WASHINGTON — A high-ranking State Department official has offered a stark warning about the potential of “computational warfare” to destroy the Enlightenment order that has governed Western society for more than two centuries. And he called for an “Enlightenment 2.0,” one that would bring the ideals of the original Enlightenment — reason, civil discourse, humanism — to the digital sphere.
“We don’t need to say that this is the death of the Enlightenment. We need to create Enlightenment 2.0,” said the official, Matt B. Chessen, who serves as acting deputy science and technology adviser to the secretary of state. He has been at the State Department for more than a decade, with postings in Baghdad and Kabul. Chessen is also a science-fiction novelist with vivid ideas about the future of humanity and technology.
His remarks came at a briefing held on Capitol Hill earlier this week by the Helsinki Commission, a bipartisan agency concerned with international security. The briefing was titled “Lies, Bots, and Social Media: What is Computational Propaganda and How Do We Defeat It?”
Chessen said that “the possibility of a post-truth world actually directly undermines the Enlightenment ideals of a search for truth and reason.” The advent of such a world, in which intentionally misleading news stories jostle with truth, would benefit adversaries of the United States, Chessen said. “They want to see this post-truth world. Because in that world, a fact is whatever you can convince people of.”
It was not immediately clear whether Chessen’s remarks suggested a renewed commitment from Foggy Bottom to countering concerted disinformation campaigns from domestic extremists and foreign U.S. adversaries such as Russia and China. Chessen did not respond to requests to clarify his remarks, but a spokesperson for the State Department said that “the Department is broadly concerned about threats to democracy, including threats posed by state-sponsored disinformation and manipulative information operations designed to undermine democratic processes and institutions.”
Secretary of State Mike Pompeo, a former Republican congressman from Kansas who supported Donald Trump during the 2016 presidential campaign, has not evinced much anxiety about disinformation. As director of the Central Intelligence Agency, he has sometimes downplayed the extent to which Russian information warfare played a role in the 2016 election.
Trump has discounted that possibility outright. And he has at times appeared to advocate for a post-truth world of the very kind Chessen warned against. In July, he told a gathering of veterans that “what you are seeing and what you are reading is not what’s happening. Just stick with us, don’t believe the crap you see from these people, the fake news.” Although the president’s invocation of “fake news” refers to news reports about his administration he believes to be inaccurate or unduly critical, the way he has framed his complaints about the news media, and the intensity of those complaints, has worried the keepers of democratic institutions. The president also has endorsed conspiracy theories about the Clintons and liberal financier George Soros. These tend to bubble up from the computational warfare swamp.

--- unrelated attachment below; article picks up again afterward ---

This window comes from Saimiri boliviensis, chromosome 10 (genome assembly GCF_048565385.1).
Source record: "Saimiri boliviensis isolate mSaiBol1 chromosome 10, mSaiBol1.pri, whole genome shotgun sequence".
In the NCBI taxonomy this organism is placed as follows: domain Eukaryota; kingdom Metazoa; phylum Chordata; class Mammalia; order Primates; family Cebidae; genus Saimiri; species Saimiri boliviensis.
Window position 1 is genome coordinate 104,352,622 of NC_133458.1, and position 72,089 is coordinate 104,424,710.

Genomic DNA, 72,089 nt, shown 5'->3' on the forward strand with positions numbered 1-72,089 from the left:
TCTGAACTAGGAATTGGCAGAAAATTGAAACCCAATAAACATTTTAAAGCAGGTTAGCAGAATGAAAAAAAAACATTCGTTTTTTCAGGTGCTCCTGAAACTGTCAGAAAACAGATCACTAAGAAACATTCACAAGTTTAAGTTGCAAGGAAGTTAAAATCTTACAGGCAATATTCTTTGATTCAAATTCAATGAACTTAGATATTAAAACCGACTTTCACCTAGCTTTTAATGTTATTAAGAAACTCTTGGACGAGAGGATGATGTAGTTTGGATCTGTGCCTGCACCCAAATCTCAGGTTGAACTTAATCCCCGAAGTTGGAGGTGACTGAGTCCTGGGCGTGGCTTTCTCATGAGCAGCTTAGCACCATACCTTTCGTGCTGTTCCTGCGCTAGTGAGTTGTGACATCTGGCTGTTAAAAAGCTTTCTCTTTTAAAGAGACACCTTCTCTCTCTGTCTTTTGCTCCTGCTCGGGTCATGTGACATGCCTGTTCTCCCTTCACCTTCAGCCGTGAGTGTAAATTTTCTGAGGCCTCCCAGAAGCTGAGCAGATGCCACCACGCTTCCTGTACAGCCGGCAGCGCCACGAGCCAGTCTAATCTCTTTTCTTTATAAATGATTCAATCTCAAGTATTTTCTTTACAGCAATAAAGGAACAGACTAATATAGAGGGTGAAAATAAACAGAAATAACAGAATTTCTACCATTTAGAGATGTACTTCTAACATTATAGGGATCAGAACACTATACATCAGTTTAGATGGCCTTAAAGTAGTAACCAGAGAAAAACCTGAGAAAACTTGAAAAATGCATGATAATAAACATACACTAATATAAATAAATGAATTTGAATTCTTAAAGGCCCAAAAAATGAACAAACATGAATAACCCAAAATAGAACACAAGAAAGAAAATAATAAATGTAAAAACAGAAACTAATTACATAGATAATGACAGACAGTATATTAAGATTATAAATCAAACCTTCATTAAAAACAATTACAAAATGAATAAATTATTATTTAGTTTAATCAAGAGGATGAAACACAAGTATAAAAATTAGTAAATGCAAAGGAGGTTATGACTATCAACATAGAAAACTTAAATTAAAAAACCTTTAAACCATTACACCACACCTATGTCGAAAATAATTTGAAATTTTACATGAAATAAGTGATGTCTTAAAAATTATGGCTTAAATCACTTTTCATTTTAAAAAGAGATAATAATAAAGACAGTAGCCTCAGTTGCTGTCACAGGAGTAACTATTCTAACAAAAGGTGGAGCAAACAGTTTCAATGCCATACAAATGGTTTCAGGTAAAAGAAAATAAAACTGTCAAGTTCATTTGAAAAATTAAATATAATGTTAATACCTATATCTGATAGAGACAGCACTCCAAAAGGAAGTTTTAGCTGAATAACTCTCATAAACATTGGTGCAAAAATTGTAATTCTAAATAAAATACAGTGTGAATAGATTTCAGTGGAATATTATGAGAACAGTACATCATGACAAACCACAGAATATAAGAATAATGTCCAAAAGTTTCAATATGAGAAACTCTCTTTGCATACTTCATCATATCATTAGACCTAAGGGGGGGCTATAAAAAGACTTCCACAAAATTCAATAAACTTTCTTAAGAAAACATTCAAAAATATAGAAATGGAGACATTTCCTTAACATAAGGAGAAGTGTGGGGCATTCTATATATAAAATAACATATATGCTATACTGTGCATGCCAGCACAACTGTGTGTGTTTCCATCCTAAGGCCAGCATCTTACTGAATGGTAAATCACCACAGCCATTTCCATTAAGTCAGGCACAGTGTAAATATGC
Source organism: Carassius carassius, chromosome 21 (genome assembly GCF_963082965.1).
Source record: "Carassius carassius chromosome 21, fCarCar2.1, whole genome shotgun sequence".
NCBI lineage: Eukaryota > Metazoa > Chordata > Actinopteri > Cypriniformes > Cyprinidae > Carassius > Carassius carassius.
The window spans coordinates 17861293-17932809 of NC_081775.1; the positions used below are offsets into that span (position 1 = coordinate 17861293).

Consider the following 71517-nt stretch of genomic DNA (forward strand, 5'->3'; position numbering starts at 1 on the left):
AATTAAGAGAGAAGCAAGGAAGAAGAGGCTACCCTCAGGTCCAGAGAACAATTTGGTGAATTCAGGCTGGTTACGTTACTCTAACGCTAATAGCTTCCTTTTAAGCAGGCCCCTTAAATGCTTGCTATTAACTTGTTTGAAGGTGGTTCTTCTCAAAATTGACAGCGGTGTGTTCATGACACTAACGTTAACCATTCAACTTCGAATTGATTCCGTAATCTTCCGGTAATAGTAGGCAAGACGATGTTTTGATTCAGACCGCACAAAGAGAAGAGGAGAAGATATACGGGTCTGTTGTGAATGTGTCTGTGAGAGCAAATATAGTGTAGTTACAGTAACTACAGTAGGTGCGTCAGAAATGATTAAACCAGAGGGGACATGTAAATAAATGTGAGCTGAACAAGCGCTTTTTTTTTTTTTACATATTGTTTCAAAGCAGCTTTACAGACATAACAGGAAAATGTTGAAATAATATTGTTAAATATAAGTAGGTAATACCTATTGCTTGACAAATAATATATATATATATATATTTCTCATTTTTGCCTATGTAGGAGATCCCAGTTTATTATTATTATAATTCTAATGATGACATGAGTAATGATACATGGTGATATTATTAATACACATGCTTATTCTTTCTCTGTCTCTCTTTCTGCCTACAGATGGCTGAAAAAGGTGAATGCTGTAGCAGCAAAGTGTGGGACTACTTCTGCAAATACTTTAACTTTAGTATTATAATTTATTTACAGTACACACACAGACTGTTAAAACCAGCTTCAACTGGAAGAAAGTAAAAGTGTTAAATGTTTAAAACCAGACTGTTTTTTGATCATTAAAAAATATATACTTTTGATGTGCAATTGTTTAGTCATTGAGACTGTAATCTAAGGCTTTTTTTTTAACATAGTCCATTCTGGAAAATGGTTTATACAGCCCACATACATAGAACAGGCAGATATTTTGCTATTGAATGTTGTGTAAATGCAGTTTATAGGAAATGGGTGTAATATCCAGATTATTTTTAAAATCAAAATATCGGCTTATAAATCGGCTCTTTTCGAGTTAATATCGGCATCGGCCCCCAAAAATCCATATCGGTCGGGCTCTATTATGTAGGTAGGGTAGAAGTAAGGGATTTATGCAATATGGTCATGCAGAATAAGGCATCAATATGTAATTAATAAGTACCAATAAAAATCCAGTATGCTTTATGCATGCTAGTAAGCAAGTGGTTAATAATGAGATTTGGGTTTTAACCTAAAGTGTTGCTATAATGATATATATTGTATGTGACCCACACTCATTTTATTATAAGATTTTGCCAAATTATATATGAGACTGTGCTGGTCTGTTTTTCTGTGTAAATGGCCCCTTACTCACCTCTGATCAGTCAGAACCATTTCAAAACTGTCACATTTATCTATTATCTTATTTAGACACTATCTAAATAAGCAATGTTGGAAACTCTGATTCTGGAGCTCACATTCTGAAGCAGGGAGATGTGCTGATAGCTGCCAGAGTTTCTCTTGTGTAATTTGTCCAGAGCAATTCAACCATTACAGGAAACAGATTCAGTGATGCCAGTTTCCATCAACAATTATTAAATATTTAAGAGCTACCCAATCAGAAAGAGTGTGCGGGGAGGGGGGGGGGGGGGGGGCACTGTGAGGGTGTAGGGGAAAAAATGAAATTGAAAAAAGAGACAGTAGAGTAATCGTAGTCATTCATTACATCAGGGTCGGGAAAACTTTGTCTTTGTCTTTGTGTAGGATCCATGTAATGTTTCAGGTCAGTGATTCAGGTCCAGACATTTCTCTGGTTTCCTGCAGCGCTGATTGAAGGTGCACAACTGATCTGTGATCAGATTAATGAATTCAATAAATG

Trump’s personal attorney, the former New York mayor Rudy Giuliani, offered what may well become the motto of the post-truth world: “Truth isn’t truth,” he said during an August appearance on “Meet the Press.”
Recent months have made clear that technology giants like Google, Facebook and Twitter have enabled the dissemination of purposefully deceptive news, frequently serving as unwitting participants in the information war waged on the Western establishment.
But in a response to a question from Yahoo News, Chessen said it was too soon to hold hearings similar to those that brought the nation’s top cigarette executives to Capitol Hill in 1994. Their deceptions ultimately led to the unraveling of Big Tobacco. Chessen, who once worked for the technology company Razorfish, said that companies like Facebook and Twitter lack the “malicious” intent of nicotine purveyors.
Chessen did suggest that the federal government may need to create a “new institution” that would treat social media companies like a public utility with a “civic function.” He also expressed some admiration for Europe’s new General Data Protection Regulation, which gives Internet users more control over their data. California has a similar law, but Silicon Valley has resisted a push for greater regulation.
Calling for a “national conversation” on technology issues, Chessen said that “maybe Congress needs to convene a commission on data privacy, information security and disinformation.”
In addition to serving as a career diplomat, Chessen is the author of science fiction novel, “Broad Horizons,” described on Amazon as “a satirical, futuristic, cyberpunk novel,” one that “combines self-replicating nanites with temporal acceleration to create a nanotechnology intelligence, with devastating effect.”
On his website, Chessen also writes about the future of technology. In one article, he predicts that artificial intelligence “will facilitate the creation of artificial realities — custom virtual universes — that are so indistinguishable from reality, most human beings will choose to spend their lives in these virtual worlds rather than in the real world. People won’t breed. Humanity will die off.”
Chessen’s fellow panelists agreed that the notion of an unregulated Internet was coming to an end. “There was this idea that this technology itself was pro-democratic,” said Karen Kornbluh, who served as an economic development official in the Obama administration.
Nina Jankowicz, an expert on Russian information warfare at the Wilson Center, seconded that sentiment. “Social media self-regulation,” she said, “has been a failure.”
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